Suicide should never become solution to problems

Mike Ezekiel

Life deals a harsh hand sometimes, and there isn’t a single person on earth who is the exception to the rule.

Some individuals struggle with depression, a commonly overlooked problem in our society, while others have life-changing events that cause heartbreak.

Fourty-four percent of college students in the U.S. reported having symptoms of depression, and 75 percent of college students do not seek help for mental health problems, according to healthline.com.

There are many ways to solve these problems, but suicide is not one of them.

September is the official month for Suicide Awareness, according to the National Alliance for the Mentally Ill. Furthermore, Sept. 10 is World Suicide Prevention Day.

Although this month and day have passed, it is paramount to continue remembering daily how important it is to help prevent suicide.

I would be lying if I said suicide never crossed my mind. To this day, it’s hard to open up about some of the things I went through before college, but I always realized someone had it a lot worse than I did.

Something I take solace in when heartbreak occurs is a passage from I Corinthians 10:13. It says, “No temptation has overtaken you that is not common to man. God is faithful, and he will not let you be tempted beyond your ability, but with the temptation he will also provide the way of escape, that you may be able to endure it.”

As a Christian, I always had to realize how much Jesus had to endure. He went through humiliation, being spat on, nailed through and so on. Even in my life, others around me dealt with worse things than I.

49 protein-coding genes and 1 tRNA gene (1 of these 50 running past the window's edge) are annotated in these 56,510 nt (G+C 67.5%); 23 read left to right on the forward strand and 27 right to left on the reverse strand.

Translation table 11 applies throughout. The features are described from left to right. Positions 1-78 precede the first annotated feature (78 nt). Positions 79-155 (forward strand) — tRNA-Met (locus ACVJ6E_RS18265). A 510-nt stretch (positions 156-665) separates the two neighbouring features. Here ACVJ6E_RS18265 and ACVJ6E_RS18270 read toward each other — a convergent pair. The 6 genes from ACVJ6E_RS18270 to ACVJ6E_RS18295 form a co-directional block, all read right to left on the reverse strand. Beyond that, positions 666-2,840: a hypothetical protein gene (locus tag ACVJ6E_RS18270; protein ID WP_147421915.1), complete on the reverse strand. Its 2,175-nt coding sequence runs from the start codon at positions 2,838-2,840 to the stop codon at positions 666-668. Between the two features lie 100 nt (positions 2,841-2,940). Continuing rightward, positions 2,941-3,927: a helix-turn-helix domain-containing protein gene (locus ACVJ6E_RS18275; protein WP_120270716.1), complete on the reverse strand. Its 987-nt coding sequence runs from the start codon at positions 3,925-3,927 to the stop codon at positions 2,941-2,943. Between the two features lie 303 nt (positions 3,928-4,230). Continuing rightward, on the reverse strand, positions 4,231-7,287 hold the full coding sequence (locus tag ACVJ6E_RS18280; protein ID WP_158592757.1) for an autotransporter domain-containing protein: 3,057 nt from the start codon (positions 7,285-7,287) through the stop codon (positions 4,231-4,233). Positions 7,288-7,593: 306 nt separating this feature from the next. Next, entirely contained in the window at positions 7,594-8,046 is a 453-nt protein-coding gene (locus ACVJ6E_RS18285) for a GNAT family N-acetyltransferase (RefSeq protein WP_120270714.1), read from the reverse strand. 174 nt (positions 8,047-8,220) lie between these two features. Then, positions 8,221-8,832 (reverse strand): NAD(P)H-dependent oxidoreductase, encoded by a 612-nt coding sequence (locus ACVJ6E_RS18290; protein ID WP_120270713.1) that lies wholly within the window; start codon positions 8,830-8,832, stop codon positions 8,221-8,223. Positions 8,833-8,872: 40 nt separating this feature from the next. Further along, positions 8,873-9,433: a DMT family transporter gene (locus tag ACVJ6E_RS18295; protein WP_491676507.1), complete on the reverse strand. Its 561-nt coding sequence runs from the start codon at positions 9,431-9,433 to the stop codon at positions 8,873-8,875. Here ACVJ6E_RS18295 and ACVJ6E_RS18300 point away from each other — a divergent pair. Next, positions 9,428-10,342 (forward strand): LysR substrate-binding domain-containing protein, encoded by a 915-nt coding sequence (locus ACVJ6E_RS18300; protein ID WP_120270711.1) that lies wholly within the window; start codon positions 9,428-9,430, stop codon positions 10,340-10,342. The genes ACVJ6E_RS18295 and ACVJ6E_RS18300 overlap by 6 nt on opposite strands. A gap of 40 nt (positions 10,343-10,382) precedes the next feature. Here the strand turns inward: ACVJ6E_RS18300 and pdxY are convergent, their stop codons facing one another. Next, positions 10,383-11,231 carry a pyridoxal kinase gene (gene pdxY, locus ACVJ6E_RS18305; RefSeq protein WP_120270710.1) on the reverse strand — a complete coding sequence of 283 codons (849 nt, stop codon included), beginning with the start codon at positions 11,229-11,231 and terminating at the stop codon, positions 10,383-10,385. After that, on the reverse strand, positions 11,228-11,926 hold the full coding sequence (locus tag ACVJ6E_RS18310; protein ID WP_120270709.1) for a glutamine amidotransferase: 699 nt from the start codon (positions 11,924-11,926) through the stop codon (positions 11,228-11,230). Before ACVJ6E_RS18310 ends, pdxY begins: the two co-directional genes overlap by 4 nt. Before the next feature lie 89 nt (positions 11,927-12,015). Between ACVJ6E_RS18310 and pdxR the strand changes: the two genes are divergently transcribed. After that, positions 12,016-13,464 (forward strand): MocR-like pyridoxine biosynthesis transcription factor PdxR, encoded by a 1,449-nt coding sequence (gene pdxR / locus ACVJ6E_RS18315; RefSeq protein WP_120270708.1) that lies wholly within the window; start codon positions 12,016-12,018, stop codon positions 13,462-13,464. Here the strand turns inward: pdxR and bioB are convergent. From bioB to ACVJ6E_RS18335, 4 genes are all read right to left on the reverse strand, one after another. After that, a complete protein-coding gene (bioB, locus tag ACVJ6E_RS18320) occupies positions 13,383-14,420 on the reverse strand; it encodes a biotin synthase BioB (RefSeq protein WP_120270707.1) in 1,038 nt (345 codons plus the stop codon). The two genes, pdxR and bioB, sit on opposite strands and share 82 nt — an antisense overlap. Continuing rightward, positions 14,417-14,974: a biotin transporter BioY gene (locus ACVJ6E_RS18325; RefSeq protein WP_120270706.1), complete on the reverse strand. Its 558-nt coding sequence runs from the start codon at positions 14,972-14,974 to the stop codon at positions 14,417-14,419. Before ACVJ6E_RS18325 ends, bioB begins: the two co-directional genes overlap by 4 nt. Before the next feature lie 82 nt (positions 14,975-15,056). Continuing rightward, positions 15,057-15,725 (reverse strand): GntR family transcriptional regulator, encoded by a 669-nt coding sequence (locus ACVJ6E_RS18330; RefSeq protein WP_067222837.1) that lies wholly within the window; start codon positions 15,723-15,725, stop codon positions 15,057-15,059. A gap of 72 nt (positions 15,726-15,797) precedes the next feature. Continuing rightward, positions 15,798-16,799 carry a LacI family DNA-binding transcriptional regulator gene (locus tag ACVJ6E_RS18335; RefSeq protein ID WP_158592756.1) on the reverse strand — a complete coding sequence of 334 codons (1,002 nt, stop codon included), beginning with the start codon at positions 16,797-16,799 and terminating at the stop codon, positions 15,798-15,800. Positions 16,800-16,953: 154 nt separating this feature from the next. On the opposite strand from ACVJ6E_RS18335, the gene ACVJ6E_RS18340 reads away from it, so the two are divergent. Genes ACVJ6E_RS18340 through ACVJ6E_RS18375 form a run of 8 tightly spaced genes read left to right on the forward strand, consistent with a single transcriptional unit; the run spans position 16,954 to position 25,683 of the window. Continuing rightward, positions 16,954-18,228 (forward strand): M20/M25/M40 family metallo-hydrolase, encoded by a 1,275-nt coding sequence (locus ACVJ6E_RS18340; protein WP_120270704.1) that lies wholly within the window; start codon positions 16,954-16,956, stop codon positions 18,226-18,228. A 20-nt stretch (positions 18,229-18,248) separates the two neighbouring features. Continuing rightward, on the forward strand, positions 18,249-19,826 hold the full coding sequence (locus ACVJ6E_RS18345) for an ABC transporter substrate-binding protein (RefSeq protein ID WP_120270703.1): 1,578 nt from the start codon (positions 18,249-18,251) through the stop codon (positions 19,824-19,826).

Those people need me. And also, I need those people.

Last month, The Flor-Ala released two articles involving students, faculty and staff working to raise awareness of suicide.

Active Minds, a registered student organization, started a campaign to help students realize that mental health requires attention and does exist. Active Minds encourages people to reach out to peers contemplating suicide.

UNA Athletics also made it their aim to go beyond the field and help fellow students, faculty and staff realize they “are more than just a like” on social media with the Connect 1 campaign.

Sometimes, it seems we forget that suicide occurs until it directly affects us. Then, we are deeply sorrowed that we may not have done enough to encourage someone when the stars didn’t quite align.

I know I’ve had the feeling of not doing enough before, as many others have had. Hindsight never fixes the past, but it does help the future.

It encourages me to know organizations on our campus and around the globe, such as NAMI and the American Foundation for Suicide Prevention, put so much work into helping save as many lives as possible.

But organizations can only do so much.

As individuals, the ones who know our best friends and peers better than any group can, we should let those around us know our door is always open.

Heart-to-heart conversations are the best way to let someone know you care about their well-being and that they are valued. Also, a simple conversation with a stranger can go a long way in letting someone know they are loved.

For those experiencing suicidal thoughts, please contact Student Counseling Services at 256-765-5215 and visit them at 555 Oakview Circle. They are willing to help immediately if the situation requires it.

But more importantly, think about the people who care. How will they be affected knowing they can never see or talk to the person they love again? That’s heartbreak that will last forever.